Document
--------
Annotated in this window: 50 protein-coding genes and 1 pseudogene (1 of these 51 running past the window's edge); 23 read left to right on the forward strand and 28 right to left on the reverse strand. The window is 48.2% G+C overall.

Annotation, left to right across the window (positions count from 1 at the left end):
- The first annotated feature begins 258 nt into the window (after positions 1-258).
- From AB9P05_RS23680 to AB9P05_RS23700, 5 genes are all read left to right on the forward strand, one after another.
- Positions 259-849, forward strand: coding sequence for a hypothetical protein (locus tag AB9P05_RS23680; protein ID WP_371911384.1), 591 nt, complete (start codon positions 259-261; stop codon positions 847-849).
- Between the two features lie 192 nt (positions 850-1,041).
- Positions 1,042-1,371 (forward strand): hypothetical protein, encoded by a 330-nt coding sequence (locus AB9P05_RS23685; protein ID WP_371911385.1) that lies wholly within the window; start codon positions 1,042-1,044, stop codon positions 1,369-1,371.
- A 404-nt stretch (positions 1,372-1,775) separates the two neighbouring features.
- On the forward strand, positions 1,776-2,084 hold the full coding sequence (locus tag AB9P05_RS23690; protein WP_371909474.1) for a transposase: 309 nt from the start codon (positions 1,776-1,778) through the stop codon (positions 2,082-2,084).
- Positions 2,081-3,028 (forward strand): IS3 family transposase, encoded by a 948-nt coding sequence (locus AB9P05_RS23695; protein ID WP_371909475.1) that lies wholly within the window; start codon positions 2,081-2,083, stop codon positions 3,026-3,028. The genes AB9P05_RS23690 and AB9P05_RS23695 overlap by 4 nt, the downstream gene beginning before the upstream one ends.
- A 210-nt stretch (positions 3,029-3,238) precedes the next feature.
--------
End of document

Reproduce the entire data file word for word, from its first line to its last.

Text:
Annotated in this window: 50 protein-coding genes and 1 pseudogene (1 of these 51 running past the window's edge); 23 read left to right on the forward strand and 28 right to left on the reverse strand. The window is 48.2% G+C overall.

Annotation, left to right across the window (positions count from 1 at the left end):
- The first annotated feature begins 258 nt into the window (after positions 1-258).
- From AB9P05_RS23680 to AB9P05_RS23700, 5 genes are all read left to right on the forward strand, one after another.
- Positions 259-849, forward strand: coding sequence for a hypothetical protein (locus tag AB9P05_RS23680; protein ID WP_371911384.1), 591 nt, complete (start codon positions 259-261; stop codon positions 847-849).
- Between the two features lie 192 nt (positions 850-1,041).
- Positions 1,042-1,371 (forward strand): hypothetical protein, encoded by a 330-nt coding sequence (locus AB9P05_RS23685; protein ID WP_371911385.1) that lies wholly within the window; start codon positions 1,042-1,044, stop codon positions 1,369-1,371.
- A 404-nt stretch (positions 1,372-1,775) separates the two neighbouring features.
- On the forward strand, positions 1,776-2,084 hold the full coding sequence (locus tag AB9P05_RS23690; protein WP_371909474.1) for a transposase: 309 nt from the start codon (positions 1,776-1,778) through the stop codon (positions 2,082-2,084).
- Positions 2,081-3,028 (forward strand): IS3 family transposase, encoded by a 948-nt coding sequence (locus AB9P05_RS23695; protein ID WP_371909475.1) that lies wholly within the window; start codon positions 2,081-2,083, stop codon positions 3,026-3,028. The genes AB9P05_RS23690 and AB9P05_RS23695 overlap by 4 nt, the downstream gene beginning before the upstream one ends.
- A 210-nt stretch (positions 3,029-3,238) precedes the next feature.